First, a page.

Walang pake! PDEA insists on mandatory drug tests, no matter how much it costs
By Xave Gregorio
Philippine Drug Enforcement Agency (PDEA) director general Aaron Aquino said he does not care how much his agency’s proposed mandatory drug testing would cost, even if the Department of Education (DepEd) said the program has a nearly P3 billion price tag.
Asked by a reporter in a chance interview at the sidelines of the PDEA’s 16th anniversary on Friday (June 22) for comment on the DepEd’s projected cost of mandatory drug testing, Aquino said, “I don’t care. Sabi ko nga, ‘wag nila isipin kung ano ang gagastusin.”
“Ang pera hindi katumbas ng isang bata na pinalaki mo, magiging adik, magiging pusher, eventually magiging big, big problem of the government in the future,” he continued.
When asked by Politiko if he is concerned if the possible funding for mandatory drug testing of students and teachers could instead be used to provide free education, Aquino said, “So mas gusto mo ‘yung free education kaysa ‘yung bata mapariwara?”
He was repeatedly asked about the possible costs of the PDEA’s proposal to test all students and teachers from Grades 4 and up for drugs, but brushed these off every time.
“‘Wag natin isipin kasi ‘yung gagastusin. Walang kwenta ‘yung gastusin eh. Isipin natin we are saving lives of children,” he said.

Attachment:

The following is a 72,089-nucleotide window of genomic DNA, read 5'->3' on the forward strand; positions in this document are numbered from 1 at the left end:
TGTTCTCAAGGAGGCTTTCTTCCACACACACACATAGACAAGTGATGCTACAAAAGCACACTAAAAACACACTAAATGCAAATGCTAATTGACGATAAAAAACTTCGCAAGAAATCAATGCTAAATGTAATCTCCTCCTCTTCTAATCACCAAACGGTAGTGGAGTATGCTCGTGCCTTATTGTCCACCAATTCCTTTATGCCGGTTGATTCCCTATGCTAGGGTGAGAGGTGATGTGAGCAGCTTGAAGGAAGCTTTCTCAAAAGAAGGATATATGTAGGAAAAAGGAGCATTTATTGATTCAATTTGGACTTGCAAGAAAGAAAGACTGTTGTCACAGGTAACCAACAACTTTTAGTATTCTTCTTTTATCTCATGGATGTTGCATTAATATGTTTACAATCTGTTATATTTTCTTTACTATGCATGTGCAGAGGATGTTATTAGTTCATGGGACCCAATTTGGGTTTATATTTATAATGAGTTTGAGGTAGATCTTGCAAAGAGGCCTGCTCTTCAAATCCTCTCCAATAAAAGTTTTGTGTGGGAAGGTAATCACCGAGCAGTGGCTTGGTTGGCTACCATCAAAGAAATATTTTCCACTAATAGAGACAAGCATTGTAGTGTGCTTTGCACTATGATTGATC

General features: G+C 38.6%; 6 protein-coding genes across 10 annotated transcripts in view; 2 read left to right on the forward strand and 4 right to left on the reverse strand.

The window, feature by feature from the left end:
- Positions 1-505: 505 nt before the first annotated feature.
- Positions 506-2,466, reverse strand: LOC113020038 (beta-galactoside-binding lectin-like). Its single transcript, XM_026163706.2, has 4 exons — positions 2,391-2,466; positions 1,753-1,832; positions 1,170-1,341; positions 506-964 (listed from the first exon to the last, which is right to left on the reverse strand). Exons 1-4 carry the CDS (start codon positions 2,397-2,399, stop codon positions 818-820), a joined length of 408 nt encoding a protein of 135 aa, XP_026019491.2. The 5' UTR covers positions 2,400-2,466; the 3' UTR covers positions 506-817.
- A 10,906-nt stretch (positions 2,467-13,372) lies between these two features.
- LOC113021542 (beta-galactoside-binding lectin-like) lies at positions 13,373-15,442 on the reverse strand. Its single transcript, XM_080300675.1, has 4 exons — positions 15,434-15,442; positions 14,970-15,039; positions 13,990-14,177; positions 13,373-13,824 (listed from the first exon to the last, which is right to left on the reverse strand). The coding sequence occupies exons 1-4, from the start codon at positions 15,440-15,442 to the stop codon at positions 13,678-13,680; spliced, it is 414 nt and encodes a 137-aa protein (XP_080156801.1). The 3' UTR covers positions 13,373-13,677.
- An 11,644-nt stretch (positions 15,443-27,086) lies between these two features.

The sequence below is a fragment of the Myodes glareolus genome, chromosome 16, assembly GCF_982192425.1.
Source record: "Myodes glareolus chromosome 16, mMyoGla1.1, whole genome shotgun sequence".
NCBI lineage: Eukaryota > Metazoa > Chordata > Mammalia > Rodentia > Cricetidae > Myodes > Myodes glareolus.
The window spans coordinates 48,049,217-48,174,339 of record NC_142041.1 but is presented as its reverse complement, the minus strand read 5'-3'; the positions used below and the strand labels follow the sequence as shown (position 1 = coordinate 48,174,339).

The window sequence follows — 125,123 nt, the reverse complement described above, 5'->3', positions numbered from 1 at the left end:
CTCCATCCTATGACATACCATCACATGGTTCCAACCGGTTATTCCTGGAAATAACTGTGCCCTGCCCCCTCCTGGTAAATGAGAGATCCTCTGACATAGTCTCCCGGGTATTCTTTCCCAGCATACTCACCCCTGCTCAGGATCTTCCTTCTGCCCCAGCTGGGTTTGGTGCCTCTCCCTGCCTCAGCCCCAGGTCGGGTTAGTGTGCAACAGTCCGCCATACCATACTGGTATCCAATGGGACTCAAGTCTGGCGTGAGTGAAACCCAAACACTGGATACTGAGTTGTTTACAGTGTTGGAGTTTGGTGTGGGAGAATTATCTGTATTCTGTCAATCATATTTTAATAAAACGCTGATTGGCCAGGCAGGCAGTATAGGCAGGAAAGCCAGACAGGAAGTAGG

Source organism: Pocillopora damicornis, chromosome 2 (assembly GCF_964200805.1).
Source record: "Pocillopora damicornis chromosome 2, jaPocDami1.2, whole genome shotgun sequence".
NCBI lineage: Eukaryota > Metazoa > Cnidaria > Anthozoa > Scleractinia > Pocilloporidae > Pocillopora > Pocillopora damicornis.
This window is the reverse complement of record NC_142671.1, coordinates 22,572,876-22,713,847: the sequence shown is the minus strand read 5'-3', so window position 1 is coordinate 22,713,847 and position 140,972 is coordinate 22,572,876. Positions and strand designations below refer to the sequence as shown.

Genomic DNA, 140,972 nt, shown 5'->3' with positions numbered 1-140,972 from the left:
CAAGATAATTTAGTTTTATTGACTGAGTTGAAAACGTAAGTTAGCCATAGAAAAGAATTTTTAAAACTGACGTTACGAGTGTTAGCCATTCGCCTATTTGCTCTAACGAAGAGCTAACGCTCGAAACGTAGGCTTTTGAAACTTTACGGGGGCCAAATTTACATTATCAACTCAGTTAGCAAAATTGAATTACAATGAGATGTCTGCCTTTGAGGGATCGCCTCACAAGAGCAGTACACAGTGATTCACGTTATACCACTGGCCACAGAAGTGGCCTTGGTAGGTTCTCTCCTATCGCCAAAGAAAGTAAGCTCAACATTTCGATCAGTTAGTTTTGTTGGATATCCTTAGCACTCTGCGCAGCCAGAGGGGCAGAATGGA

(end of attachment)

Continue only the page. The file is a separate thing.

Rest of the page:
He added that children who become addicted to drugs would become “our very enemies” if they are not treated.
“Ito ‘yung mga drug lords, ito siguro ang mama-massacre ng inyong pamilya paglaki. ‘Pag hindi nagamot itong mga batang ito, kung meron man sa mga private or public schools,” Aquino said.
The proposal was floated by Aquino after the PDEA nabbed a 10-year-old for drugs.
But its possible cost was among the issues raised by politikos.
Senator Koko Pimentel pointed out that PDEA’s “brilliant idea” would cost the government a hefty sum of money for something he deems “pointless.”
“That is pointless because what is the use of the test result? [If] positive then what? And how many false or wrong positives and even negatives will our system produce?” Pimentel said in a text message to Senate reporters.
Senator JV Ejercito also said mandatory drug testing for students aged 10 and up “would cost billions.”
However, for Aquino, the cost of the PDEA’s proposed program does not matter.
“Mas importante [ba] ‘yung budget kaysa doon sa kinabukasan ng mga bata sa isang eskwelahan? So dapat timbangin lahat. Timbangin natin, ano ba ang importante, ‘yung gagastusin o ‘yung kinabukasan ng mga bata in the future na ito’y magiging biggest problem sa ating bansa?” he said.
But he said that the PDEA is not ardently pushing for mandatory drug tests for students and teachers Grades 4 and above.
“Whether it’s Grade 4, Grade 5, Grade 6, it’s okay. Hindi naman talaga sa PDEA, sinasabing gusto namin Grade 4, gusto namin Grade 3. So it’s up to what will happen to the result to the discussion and workshop naming gagawin,” Aquino said.